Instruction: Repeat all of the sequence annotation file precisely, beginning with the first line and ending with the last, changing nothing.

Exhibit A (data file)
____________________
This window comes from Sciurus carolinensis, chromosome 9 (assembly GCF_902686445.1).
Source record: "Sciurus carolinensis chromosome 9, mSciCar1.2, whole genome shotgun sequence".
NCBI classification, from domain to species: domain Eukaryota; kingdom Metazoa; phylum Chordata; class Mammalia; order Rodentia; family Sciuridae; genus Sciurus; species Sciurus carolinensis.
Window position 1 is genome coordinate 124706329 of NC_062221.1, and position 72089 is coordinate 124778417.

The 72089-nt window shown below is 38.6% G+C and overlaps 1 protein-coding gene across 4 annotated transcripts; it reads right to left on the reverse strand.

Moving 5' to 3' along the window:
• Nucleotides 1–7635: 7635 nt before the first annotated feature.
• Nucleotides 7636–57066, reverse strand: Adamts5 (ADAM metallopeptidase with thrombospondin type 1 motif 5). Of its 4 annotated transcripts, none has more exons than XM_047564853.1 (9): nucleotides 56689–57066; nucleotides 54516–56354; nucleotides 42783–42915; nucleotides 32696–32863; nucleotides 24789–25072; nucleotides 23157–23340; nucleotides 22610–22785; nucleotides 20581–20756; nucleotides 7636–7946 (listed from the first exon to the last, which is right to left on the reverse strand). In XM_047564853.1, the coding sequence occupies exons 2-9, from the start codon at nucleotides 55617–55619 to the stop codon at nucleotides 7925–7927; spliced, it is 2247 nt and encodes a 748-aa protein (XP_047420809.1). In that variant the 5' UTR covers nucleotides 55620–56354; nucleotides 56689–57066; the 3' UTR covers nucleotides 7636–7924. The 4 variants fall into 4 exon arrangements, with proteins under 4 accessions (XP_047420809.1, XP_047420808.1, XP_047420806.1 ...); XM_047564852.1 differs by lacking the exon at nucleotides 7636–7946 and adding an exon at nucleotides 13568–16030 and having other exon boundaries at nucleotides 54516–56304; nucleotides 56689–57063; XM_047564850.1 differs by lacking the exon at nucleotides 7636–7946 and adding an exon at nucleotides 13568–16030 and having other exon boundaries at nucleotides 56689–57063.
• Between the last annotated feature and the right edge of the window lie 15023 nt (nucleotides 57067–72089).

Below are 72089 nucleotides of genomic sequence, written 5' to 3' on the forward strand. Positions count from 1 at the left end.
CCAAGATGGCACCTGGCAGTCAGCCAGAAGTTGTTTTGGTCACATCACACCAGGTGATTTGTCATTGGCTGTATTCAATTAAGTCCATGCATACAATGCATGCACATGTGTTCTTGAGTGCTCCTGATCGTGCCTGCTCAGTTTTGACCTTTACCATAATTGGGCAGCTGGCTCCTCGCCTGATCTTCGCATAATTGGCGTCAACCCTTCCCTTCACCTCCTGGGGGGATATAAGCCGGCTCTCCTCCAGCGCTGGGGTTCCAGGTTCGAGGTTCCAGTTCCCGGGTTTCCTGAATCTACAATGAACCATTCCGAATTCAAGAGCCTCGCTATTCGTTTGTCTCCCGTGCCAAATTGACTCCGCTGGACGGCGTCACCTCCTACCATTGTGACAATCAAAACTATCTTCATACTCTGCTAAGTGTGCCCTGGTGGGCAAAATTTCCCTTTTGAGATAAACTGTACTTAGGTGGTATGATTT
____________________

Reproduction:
This window comes from Sciurus carolinensis, chromosome 9 (assembly GCF_902686445.1).
Source record: "Sciurus carolinensis chromosome 9, mSciCar1.2, whole genome shotgun sequence".
NCBI classification, from domain to species: domain Eukaryota; kingdom Metazoa; phylum Chordata; class Mammalia; order Rodentia; family Sciuridae; genus Sciurus; species Sciurus carolinensis.
Window position 1 is genome coordinate 124706329 of NC_062221.1, and position 72089 is coordinate 124778417.

The 72089-nt window shown below is 38.6% G+C and overlaps 1 protein-coding gene across 4 annotated transcripts; it reads right to left on the reverse strand.

Moving 5' to 3' along the window:
• Nucleotides 1–7635: 7635 nt before the first annotated feature.
• Nucleotides 7636–57066, reverse strand: Adamts5 (ADAM metallopeptidase with thrombospondin type 1 motif 5). Of its 4 annotated transcripts, none has more exons than XM_047564853.1 (9): nucleotides 56689–57066; nucleotides 54516–56354; nucleotides 42783–42915; nucleotides 32696–32863; nucleotides 24789–25072; nucleotides 23157–23340; nucleotides 22610–22785; nucleotides 20581–20756; nucleotides 7636–7946 (listed from the first exon to the last, which is right to left on the reverse strand). In XM_047564853.1, the coding sequence occupies exons 2-9, from the start codon at nucleotides 55617–55619 to the stop codon at nucleotides 7925–7927; spliced, it is 2247 nt and encodes a 748-aa protein (XP_047420809.1). In that variant the 5' UTR covers nucleotides 55620–56354; nucleotides 56689–57066; the 3' UTR covers nucleotides 7636–7924. The 4 variants fall into 4 exon arrangements, with proteins under 4 accessions (XP_047420809.1, XP_047420808.1, XP_047420806.1 ...); XM_047564852.1 differs by lacking the exon at nucleotides 7636–7946 and adding an exon at nucleotides 13568–16030 and having other exon boundaries at nucleotides 54516–56304; nucleotides 56689–57063; XM_047564850.1 differs by lacking the exon at nucleotides 7636–7946 and adding an exon at nucleotides 13568–16030 and having other exon boundaries at nucleotides 56689–57063.
• Between the last annotated feature and the right edge of the window lie 15023 nt (nucleotides 57067–72089).

Below are 72089 nucleotides of genomic sequence, written 5' to 3' on the forward strand. Positions count from 1 at the left end.
CCAAGATGGCACCTGGCAGTCAGCCAGAAGTTGTTTTGGTCACATCACACCAGGTGATTTGTCATTGGCTGTATTCAATTAAGTCCATGCATACAATGCATGCACATGTGTTCTTGAGTGCTCCTGATCGTGCCTGCTCAGTTTTGACCTTTACCATAATTGGGCAGCTGGCTCCTCGCCTGATCTTCGCATAATTGGCGTCAACCCTTCCCTTCACCTCCTGGGGGGATATAAGCCGGCTCTCCTCCAGCGCTGGGGTTCCAGGTTCGAGGTTCCAGTTCCCGGGTTTCCTGAATCTACAATGAACCATTCCGAATTCAAGAGCCTCGCTATTCGTTTGTCTCCCGTGCCAAATTGACTCCGCTGGACGGCGTCACCTCCTACCATTGTGACAATCAAAACTATCTTCATACTCTGCTAAGTGTGCCCTGGTGGGCAAAATTTCCCTTTTGAGATAAACTGTACTTAGGTGGTATGATTT